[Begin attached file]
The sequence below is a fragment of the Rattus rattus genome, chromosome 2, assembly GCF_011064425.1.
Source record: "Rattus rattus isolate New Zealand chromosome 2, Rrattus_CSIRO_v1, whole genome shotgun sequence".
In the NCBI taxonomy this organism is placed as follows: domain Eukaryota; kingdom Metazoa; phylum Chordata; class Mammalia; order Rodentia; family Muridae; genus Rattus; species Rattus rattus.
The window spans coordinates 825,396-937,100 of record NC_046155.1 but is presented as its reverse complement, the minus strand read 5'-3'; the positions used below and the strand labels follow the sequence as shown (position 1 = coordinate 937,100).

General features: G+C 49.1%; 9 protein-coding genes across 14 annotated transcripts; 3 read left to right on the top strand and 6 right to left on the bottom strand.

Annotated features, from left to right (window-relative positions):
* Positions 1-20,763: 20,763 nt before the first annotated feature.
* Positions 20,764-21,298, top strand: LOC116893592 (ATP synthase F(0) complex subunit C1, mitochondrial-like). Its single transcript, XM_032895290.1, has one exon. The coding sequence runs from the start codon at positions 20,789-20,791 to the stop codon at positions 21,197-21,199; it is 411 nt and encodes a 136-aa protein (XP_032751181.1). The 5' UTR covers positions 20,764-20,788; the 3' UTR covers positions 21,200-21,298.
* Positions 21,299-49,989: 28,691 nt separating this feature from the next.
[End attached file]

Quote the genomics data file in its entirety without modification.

The sequence below is a fragment of the Rattus rattus genome, chromosome 2, assembly GCF_011064425.1.
Source record: "Rattus rattus isolate New Zealand chromosome 2, Rrattus_CSIRO_v1, whole genome shotgun sequence".
In the NCBI taxonomy this organism is placed as follows: domain Eukaryota; kingdom Metazoa; phylum Chordata; class Mammalia; order Rodentia; family Muridae; genus Rattus; species Rattus rattus.
The window spans coordinates 825,396-937,100 of record NC_046155.1 but is presented as its reverse complement, the minus strand read 5'-3'; the positions used below and the strand labels follow the sequence as shown (position 1 = coordinate 937,100).

General features: G+C 49.1%; 9 protein-coding genes across 14 annotated transcripts; 3 read left to right on the top strand and 6 right to left on the bottom strand.

Annotated features, from left to right (window-relative positions):
* Positions 1-20,763: 20,763 nt before the first annotated feature.
* Positions 20,764-21,298, top strand: LOC116893592 (ATP synthase F(0) complex subunit C1, mitochondrial-like). Its single transcript, XM_032895290.1, has one exon. The coding sequence runs from the start codon at positions 20,789-20,791 to the stop codon at positions 21,197-21,199; it is 411 nt and encodes a 136-aa protein (XP_032751181.1). The 5' UTR covers positions 20,764-20,788; the 3' UTR covers positions 21,200-21,298.
* Positions 21,299-49,989: 28,691 nt separating this feature from the next.